That’s not to say that there aren’t some successful charter schools out there. For instance, the nation’s largest charter school, Granada Hills Charter High School in Los Angeles’ San Fernando Valley, recently won the Academic Decathlon for the eighth time. On balance, though, charter schools don’t seem to work in practice, even if they are a good idea on paper. After all, if a questionable charter school is allowed to stay open for years, it’s a sign that the powers that be aren’t willing to put teeth in the standards that those schools are supposed to meet. And if school owners are allowed to set up shop when they should have never been allowed to do so, it’s another sign that there are no standards.

And there isn’t yet enough research one way or another to prove if charter schools are quantifiably successful:

The figure below shows some notable results from the [The Center for Research on Education Outcomes] CREDO studies. The key takeaway is that charter school students, in general, perform about the same as their matched peers in the traditional public schools, but there is variation across different types of schools and groups of students. For example, students in urban charter schools generally perform better than their matched pairs—likely for an assortment of reasons—while students in online charter schools perform much worse.

Charter School Performance Compared to Matched Traditional Public Schools

However, we should consider whether a charters versus traditional public schools comparison is the right measure in the first place. Part of the rationale for charter schools is that they should generate innovation and competitive pressure that improve charter and non-charter schools alike. If those improvements occur—and there is some evidence for this—these comparisons might understate the benefits of charter schools. If charter schools harm traditional public schools by, for example, reducing funding or creating funding uncertainty—and there is some evidence for this, too—these comparisons might understate the costs of charter schools.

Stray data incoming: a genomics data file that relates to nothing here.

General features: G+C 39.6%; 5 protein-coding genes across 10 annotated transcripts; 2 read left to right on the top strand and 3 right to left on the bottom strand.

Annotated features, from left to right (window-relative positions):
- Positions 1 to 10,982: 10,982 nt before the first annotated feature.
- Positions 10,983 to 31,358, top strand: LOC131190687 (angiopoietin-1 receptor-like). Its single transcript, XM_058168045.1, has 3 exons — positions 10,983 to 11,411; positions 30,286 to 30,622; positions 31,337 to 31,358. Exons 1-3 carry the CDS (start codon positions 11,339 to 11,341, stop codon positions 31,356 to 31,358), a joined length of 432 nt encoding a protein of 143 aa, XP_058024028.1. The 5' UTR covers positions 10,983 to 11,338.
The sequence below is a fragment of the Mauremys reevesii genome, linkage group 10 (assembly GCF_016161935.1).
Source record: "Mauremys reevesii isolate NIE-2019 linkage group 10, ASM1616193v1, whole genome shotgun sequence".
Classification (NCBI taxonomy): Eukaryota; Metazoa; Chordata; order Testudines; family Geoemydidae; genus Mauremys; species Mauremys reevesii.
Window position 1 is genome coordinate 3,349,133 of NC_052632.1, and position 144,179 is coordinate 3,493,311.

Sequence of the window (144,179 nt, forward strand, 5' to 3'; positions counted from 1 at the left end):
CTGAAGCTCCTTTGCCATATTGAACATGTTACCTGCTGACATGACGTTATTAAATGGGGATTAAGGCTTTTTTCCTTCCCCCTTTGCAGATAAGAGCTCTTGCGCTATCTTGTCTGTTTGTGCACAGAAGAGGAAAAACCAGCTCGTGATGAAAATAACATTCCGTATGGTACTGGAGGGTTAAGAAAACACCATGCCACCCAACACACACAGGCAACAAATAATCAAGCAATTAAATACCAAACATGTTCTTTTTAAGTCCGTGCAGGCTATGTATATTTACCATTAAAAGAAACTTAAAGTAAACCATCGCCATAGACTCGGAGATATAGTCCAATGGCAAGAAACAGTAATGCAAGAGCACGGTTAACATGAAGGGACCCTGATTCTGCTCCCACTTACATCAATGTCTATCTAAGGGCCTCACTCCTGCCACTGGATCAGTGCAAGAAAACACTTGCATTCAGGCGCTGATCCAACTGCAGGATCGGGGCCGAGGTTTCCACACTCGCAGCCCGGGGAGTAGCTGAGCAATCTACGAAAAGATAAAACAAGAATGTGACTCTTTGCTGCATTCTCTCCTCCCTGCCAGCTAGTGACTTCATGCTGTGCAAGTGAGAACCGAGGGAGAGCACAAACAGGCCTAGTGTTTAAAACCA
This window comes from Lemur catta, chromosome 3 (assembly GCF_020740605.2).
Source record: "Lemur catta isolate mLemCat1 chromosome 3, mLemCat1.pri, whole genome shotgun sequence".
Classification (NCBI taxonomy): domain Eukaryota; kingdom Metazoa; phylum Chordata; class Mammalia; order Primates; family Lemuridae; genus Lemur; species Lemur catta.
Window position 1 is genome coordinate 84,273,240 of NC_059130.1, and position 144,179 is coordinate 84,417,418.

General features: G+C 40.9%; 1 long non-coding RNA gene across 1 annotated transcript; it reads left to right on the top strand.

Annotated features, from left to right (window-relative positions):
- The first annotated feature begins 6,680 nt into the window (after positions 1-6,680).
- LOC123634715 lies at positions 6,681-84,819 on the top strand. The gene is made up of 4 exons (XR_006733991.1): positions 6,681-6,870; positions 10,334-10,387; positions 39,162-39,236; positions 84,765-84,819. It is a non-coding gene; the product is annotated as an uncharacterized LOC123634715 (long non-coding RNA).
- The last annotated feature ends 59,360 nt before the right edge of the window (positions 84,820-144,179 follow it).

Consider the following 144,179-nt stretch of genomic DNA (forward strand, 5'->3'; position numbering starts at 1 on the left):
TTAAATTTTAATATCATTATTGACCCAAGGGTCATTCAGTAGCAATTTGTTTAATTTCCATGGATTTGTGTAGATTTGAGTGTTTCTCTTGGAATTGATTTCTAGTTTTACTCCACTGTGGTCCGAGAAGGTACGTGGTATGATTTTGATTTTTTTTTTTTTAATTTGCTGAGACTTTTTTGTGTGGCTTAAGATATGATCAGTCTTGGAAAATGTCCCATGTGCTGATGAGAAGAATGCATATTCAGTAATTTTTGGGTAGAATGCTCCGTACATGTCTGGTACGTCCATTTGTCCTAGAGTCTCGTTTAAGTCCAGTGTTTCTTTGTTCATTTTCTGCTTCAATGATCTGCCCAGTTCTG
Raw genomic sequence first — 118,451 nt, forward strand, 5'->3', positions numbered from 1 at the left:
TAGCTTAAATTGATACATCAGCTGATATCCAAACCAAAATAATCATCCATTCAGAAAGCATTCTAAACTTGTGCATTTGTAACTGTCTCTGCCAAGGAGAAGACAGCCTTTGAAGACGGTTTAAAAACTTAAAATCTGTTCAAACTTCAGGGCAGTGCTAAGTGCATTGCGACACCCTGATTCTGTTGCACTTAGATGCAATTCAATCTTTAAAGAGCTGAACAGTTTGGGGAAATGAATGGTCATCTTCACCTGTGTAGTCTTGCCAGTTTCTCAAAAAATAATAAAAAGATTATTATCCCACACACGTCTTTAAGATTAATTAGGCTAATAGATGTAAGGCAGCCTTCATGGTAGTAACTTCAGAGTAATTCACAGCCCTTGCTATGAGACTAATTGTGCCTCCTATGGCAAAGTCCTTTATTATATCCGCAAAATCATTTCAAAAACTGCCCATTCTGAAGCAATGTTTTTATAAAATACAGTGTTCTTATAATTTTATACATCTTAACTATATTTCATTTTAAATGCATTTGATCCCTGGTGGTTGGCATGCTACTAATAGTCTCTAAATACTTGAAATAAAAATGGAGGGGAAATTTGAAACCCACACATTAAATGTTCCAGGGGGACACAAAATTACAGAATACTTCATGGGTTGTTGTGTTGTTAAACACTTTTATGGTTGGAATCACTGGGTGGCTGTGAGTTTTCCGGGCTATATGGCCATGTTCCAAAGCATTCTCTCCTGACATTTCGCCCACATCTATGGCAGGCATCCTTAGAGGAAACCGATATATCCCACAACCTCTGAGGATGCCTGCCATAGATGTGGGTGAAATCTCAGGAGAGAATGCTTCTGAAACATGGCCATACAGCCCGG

Regardless, test score comparisons paint an incomplete picture of charter school performance. We care about a much broader set of outcomes, including how charter schools affect racial segregation, to what extent they create options for disadvantaged families, and whether they are truly producing innovative school models. The related research is too expansive for this overview but summarized nicely in a 2015 NBER report.

But if states aren’t willing to actually hold charter schools to the standards they’re supposed to meet, we should question why we even have them in the first place. In the same breath that we insist that those who allowed Bishop Sycamore and its students to slip under the cracks must be held to account, we must demand that state and local officials put their money where their mouths are and put some teeth in those charters. Otherwise, there is no defensible reason to allow them to exist.